INTERNATIONAL: WHO leader supports Pope’s call for fair, global access to vaccine

27 Aug 2020

By The Record

By Carol Glatz

The head of the World Health Organisation (WHO), which has been strongly advocating rapid, fair and equitable access to potential COVID-19 vaccines worldwide, voiced support for Pope Francis’ similar call for global protections.

Pope Francis greets the crowd as he leads the Angelus from the window of his studio overlooking St Peter’s Square at the Vatican on 23 August 2020. Photo: Vatican Media/CNS.

Pope Francis made appeals on 19 August both on Twitter and at his weekly general audience insisting that any vaccine developed for the Novel Coronavirus help everyone, not just the wealthiest or one nation over another.

“The response to the pandemic is therefore dual. On the one hand, it is essential to find a cure for this small but terrible virus, which has brought the whole world to its knees. On the other, we must also cure a larger virus, that of social injustice, inequality of opportunity, marginalisation, and the lack of protection for the weakest,” the Pope, @Pontifex, said on Twitter.

“I couldn’t agree more with Your Holiness,” the WHO’s director-general, Tedros Adhanom Ghebreyesus, replied as he retweeted the papal tweet on his account, @DrTedros.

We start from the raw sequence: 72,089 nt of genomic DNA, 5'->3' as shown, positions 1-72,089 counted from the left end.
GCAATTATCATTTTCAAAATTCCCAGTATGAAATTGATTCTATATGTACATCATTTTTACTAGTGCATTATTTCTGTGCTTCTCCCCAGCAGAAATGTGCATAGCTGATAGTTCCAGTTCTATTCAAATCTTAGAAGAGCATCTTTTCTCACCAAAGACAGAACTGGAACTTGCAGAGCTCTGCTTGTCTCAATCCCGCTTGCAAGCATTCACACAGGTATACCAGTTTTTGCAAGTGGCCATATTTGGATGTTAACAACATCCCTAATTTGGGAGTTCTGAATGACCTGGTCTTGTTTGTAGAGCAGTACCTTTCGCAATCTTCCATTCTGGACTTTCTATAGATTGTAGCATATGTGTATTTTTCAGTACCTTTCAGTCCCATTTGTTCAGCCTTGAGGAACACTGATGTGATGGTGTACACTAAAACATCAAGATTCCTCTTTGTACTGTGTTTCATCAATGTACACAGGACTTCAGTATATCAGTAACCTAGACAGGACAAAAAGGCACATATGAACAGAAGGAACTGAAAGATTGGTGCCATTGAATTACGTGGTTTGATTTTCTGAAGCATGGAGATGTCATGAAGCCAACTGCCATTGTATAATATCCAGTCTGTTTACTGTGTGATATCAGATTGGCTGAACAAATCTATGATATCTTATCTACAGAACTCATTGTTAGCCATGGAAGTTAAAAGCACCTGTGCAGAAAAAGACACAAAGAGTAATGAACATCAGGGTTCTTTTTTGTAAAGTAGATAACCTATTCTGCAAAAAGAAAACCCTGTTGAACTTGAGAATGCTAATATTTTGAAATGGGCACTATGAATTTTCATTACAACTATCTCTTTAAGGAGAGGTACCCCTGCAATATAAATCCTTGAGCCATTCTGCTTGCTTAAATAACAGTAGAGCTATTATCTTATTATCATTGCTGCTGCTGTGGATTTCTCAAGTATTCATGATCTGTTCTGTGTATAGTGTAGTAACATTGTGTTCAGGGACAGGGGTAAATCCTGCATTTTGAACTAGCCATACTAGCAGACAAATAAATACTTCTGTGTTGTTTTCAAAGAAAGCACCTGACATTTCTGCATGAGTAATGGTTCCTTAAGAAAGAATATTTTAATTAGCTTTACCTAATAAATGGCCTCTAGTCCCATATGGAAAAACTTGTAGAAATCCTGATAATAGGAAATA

A woman holds a small bottle labelled with a “Vaccine COVID-19” sticker and a medical syringe in this photo illustration. Photo: Dado Ruvic/Reuters.

“The #Covid19 pandemic shows that we must make health a human right for all and not allow it to be a privilege for the few. It also gives us an opportunity to rebuild a better, safer, fairer world — together!” he replied in his tweet on 20 August.

The World Health Organisation has been promoting and gaining increasing support from more than 70 countries to join the so-called COVAX facility and advanced market commitment, which would guarantee rapid, fair and equitable access to COVID-19 vaccines worldwide.

Countries are being asked to finance the vaccines from their own budgets and partner with lower-income countries with possible added support from donations in order to help countries have a guaranteed share and allocation of vaccines.

Mr Ghebreyesus said at a news conference on 18 August that “the response to this pandemic has to be collective”.

“We have learned the hard way that the fastest way to end this pandemic and to reopen economies is to start by protecting the highest risk populations everywhere, rather than the entire populations of just some countries,” he added.

The world must prevent “vaccine nationalism” and start planning now “to prepare to vaccinate and treat the world as new technologies come down the pipeline.”

“As we accelerate the science, solidarity is needed to provide a joint solution to the pandemic,” he added.

Mr Ghebreyesus said the WHO would continue “to promote science, solutions and solidarity because we believe to our core that we do it best when we do it together”.